These are strange times – I certainly have never seen anything like it and even my father does not remember the economic situation being so dire.  Job losses, bankruptcies and foreclosures are up while 401Ks, financing and consumer spending are down.  One may ask, how can comprehensive immigration reform even be considered in times such as these?  The answer is simple, we need it.  Our immigration system has been broken for many years and recently things have become even worse.  Enforcement has become the cornerstone of the system by most agencies involved in the immigration process.  Customs and Border Protection, US ICE, USCIS and US DOL have all become enforcement-centric and aggressive in their treatment of US employers and  foreign-nationals whether they are in legal status or not.  We all agree that enforcement of immigration laws is important.  However, efficiency of the process, respect for foreign-nationals entering the country and adequate medical care for detainees in government custody should be of paramount importance for any civilized country.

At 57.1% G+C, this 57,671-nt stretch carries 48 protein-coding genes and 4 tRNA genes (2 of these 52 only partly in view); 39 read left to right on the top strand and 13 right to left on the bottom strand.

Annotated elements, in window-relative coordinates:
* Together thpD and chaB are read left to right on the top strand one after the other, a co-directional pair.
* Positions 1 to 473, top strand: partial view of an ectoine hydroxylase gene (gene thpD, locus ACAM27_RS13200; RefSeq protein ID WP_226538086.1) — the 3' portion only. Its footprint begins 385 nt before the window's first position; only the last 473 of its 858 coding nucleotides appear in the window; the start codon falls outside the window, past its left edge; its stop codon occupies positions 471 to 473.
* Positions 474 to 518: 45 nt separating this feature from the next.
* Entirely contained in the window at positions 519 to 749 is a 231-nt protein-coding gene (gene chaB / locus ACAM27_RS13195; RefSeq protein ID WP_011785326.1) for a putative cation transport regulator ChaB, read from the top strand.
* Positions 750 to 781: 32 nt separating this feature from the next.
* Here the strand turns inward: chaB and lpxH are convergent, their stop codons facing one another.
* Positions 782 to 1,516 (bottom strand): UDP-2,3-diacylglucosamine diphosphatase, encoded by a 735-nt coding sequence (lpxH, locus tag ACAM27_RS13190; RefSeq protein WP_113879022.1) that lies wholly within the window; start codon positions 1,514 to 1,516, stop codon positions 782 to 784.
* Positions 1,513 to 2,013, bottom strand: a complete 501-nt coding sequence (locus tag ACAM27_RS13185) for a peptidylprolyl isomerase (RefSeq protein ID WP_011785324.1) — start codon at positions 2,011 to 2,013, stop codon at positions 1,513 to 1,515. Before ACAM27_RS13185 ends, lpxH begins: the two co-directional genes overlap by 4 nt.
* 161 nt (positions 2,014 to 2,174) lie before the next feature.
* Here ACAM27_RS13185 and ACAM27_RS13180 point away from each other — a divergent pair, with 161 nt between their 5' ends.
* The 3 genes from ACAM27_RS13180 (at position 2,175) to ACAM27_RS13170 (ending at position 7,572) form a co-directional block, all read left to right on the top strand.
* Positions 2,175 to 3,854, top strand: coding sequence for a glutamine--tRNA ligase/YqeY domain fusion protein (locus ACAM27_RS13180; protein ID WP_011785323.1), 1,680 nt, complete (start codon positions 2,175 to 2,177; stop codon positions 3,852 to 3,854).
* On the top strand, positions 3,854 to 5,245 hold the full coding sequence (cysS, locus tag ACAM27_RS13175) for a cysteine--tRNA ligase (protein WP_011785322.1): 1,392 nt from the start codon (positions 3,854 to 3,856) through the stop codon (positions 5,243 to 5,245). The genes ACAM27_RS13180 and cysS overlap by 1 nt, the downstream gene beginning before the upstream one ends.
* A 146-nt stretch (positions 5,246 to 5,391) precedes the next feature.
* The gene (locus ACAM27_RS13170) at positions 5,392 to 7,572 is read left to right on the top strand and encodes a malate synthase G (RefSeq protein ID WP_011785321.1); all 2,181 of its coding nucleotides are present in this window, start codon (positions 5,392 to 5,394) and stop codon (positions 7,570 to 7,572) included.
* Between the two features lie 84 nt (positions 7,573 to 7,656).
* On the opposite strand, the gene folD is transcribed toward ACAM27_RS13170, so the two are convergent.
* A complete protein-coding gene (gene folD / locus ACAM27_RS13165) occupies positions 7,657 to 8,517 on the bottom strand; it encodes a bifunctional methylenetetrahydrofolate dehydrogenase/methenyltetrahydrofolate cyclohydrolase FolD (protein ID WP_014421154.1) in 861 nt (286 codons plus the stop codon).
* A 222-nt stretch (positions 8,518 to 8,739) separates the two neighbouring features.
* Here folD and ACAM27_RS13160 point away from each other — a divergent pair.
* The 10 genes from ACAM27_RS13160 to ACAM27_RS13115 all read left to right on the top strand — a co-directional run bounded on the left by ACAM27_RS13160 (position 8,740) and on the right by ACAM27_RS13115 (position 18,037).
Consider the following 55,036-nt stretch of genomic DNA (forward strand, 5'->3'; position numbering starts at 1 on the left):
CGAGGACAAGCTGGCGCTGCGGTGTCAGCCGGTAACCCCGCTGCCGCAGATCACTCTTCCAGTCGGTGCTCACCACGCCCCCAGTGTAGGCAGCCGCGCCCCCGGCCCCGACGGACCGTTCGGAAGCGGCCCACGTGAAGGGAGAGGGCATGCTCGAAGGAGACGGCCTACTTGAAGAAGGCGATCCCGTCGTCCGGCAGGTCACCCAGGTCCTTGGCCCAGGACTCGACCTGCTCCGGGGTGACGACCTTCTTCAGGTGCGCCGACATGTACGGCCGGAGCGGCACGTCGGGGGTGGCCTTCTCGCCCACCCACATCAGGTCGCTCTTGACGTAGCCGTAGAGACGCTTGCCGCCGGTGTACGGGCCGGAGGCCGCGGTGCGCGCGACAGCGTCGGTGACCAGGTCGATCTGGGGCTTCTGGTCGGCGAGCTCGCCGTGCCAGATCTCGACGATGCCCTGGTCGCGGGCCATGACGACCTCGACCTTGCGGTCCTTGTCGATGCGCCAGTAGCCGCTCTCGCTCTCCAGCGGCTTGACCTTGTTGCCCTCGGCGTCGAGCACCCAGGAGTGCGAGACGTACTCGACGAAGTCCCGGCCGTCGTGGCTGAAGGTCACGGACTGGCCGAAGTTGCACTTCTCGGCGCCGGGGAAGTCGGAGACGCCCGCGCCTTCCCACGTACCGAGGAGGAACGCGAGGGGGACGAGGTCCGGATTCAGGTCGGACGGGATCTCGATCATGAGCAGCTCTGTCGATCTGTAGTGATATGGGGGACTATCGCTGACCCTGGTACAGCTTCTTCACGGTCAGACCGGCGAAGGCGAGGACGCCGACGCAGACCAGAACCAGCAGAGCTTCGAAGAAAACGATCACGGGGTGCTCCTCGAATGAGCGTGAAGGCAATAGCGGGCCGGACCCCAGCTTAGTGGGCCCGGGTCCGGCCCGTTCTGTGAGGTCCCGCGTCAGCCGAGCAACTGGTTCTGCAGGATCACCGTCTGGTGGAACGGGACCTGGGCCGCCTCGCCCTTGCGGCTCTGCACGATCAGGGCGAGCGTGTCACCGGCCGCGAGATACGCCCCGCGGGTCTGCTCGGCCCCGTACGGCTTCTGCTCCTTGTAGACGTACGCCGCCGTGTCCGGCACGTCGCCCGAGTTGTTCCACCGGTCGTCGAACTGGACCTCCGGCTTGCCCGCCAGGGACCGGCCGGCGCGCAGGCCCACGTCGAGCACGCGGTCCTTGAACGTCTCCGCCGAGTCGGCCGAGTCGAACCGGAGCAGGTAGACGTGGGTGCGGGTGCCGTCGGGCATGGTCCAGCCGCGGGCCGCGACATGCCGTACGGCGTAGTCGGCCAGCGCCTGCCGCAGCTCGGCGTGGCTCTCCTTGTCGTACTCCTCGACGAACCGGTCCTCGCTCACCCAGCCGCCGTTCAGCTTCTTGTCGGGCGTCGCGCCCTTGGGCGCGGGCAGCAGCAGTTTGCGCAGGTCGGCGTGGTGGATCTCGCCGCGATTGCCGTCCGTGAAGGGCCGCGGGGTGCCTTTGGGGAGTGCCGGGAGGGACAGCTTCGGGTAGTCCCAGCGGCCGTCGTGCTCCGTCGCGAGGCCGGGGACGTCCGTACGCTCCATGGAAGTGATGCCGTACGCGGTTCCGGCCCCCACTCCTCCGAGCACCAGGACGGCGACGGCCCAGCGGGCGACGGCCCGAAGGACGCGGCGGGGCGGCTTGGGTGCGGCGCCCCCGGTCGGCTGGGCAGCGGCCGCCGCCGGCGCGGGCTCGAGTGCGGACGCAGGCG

According to an article on  “Given last year’s election results, major immigration reform ought to pass in 2009 – but first, the incoming Obama administration has to decide what to do about some draconian policies put into place by the Bush administration.”  

Any reform will need to be carefully thought-through and should not be harmful to US workers.  The Obama administration believes in the need for CIR and understands that reform will not be easy, but is both practically necessary and politically wise given that anti-immigrant candidates have lost big time in the last two elections.                

Author: Bradley Maged

I'm Brad Maged, an immigration lawyer in Boston, Massachusetts. I help people who want to live and work in the United States and companies that wish to employ them. This blog provides opinion and information on developments in immigration law. Thanks for reading!

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